Back-to-basics reforms likely in N. Carolina classrooms

by WorldTribune Staff, June 7, 2018

Posting “In God We Trust” signs and ensuring that cursive writing and the multiplication tables are being taught characterize a series of school reforms being proposed by the Republican-led North Carolina legislature.

One of the bills that advanced out of a key committee on June 5 would “require every public school in the state to prominently display signs containing the phrases ‘In God We Trust’ and ‘To Be, Rather Than To Seem,’ ” according to a report by the Raleigh News & Observer.

“To Be, Rather Than To Seem” is the English translation North Carolina’s state motto, which is Esse Quam Videri.

The News & Observer noted that a second bill would check to make sure that schools are still teaching cursive writing and the multiplication tables, even though they are not part of the new Common Core curriculum the state adopted several years ago. It would also automatically send elementary school students with high test scores into advanced math classes.

A third bill “would expand the controversial Innovative School District program, in which the control of low-performing schools is taken away from local school boards and handed over to charter school operators,” the report said. The bill would also allow school districts to hire the spouses of their superintendents.

The North Carolina ACLU told The News & Observer that signs mentioning God in schools would make non-Christian students feel “that they are second-class or not welcome.”

Republican state Rep. Bert Jones, the main sponsor of the bill requiring the signs, said that “When you see the words ‘In God We Trust,’ certainly no one is compelling you to worship a god … or to practice any particular religion. To some people that could be a cow. To some people that might be a tree.”

Republican state Rep. Kevin Corbin noted that “At the end of the day it’s our national motto.”

The second bill would require schools to report they are still teaching cursive writing and the multiplication tables, which are not required under new Common Core standards, the News & Observer report said.

“If you can’t write it, you can’t read it,” said Republican state Rep. Pat Hurley, who sponsored a previous bill to save cursive and the multiplication tables.

The third bill that advanced on June 5 “would expand the Innovative School District program, allowing even more low-performing traditional schools to be turned over to charter school operators,” the News & Observer report said. “The program’s currently capped at five schools but this bill would remove that cap.”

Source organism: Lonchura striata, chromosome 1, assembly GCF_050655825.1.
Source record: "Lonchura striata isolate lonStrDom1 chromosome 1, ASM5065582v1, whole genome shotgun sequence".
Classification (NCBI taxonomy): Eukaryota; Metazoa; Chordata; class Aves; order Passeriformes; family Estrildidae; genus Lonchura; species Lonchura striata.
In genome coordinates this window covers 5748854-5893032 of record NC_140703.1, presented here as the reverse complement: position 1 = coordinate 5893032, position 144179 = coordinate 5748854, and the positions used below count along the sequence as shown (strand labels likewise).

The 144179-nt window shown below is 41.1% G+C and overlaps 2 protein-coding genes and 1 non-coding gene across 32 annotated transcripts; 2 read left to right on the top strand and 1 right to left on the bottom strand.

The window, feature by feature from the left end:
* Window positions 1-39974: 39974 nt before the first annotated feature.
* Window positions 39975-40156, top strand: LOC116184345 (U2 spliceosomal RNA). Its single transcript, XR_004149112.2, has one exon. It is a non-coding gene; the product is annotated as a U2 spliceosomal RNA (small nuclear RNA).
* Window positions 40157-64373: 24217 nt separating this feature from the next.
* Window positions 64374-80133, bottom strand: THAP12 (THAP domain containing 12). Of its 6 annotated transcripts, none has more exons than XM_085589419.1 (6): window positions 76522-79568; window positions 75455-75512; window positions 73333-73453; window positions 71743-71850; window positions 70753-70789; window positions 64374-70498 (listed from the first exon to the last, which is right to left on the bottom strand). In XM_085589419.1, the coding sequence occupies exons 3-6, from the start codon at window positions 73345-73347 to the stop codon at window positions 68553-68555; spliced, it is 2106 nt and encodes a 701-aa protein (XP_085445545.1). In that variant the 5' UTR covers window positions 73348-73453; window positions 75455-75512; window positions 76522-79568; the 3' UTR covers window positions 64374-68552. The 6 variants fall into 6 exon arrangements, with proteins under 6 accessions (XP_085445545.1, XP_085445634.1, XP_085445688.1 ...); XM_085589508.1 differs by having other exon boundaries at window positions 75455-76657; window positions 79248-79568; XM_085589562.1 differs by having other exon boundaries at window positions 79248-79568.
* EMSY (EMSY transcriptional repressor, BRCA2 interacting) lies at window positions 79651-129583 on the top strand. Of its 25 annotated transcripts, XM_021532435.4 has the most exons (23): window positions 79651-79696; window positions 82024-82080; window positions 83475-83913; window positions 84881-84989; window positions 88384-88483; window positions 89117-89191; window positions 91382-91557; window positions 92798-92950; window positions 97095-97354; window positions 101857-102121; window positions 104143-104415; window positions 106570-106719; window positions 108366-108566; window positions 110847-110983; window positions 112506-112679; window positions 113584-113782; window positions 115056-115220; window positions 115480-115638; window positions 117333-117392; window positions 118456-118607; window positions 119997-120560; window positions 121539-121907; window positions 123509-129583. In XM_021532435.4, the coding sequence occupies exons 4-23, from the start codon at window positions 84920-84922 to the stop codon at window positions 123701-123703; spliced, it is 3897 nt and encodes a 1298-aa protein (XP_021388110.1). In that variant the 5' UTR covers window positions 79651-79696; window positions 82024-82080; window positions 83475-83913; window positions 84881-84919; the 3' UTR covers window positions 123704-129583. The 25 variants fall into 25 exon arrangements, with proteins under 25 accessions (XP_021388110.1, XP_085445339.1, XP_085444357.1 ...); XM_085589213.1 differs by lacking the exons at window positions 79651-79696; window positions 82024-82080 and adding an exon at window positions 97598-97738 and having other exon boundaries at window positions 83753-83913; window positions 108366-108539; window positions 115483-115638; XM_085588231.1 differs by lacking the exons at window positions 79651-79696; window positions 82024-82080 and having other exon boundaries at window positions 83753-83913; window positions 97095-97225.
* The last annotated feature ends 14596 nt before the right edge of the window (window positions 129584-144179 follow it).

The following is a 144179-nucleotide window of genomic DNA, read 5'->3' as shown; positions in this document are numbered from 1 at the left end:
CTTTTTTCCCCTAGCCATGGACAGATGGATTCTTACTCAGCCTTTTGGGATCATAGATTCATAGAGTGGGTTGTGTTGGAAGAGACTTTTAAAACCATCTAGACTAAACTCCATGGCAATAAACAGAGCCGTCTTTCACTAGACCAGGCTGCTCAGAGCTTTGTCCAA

The bill would also change state anti-nepotism laws to allow school boards to hire the spouses of their superintendents, which proponents said would held smaller school districts where the school board sometimes appoints a new superintendent who’s already married to a teacher, the report said.

Meanwhile, some North Carolina lawmakers are saying Republican leaders have all but shut down debate on arming teachers, the News & Observer said in a separate report.

“Seeking to avoid controversy in an election year, our leadership has chosen not to allow this bill even to be heard in committee,” said state Rep. Larry Pittman, one the sponsors o a bill to allow teachers to carry guns at school. “This is a failure to act that I fear may one day cost lives that could have been saved.”

Pittman’s proposal “would allow teachers with concealed weapons permits and 16 hours of active shooter training to take handguns to school if their local school boards allow it. The bill was sent to the Rules Committee, where many proposals are left to languish,” the News & Observer said.

Gun-related proposals by Democrats “have also been buried in committee,” the report said. “That includes a ‘red flag’ bill that would allow family members or law enforcement officers who have first-hand knowledge of someone behaving in a threatening manner in possession of or with access to a firearm to petition a district court judge for a gun violence restraining order.”

Pittman said he wasn’t giving up on the bill. “If we fail even to consider this option, and children, teachers and school staff die who might have been saved if we had allowed school personnel to be armed, I do not want to be at fault for that.”

Paul Valone, head of the gun rights group Grass Roots North Carolina who helped write the bill, said 14 states allow teachers to carry firearms to protect students, the report said. He warned that unless the state passes “some type of deterrent” it would likely face a tragedy similar to the shooting in Parkland, Florida.


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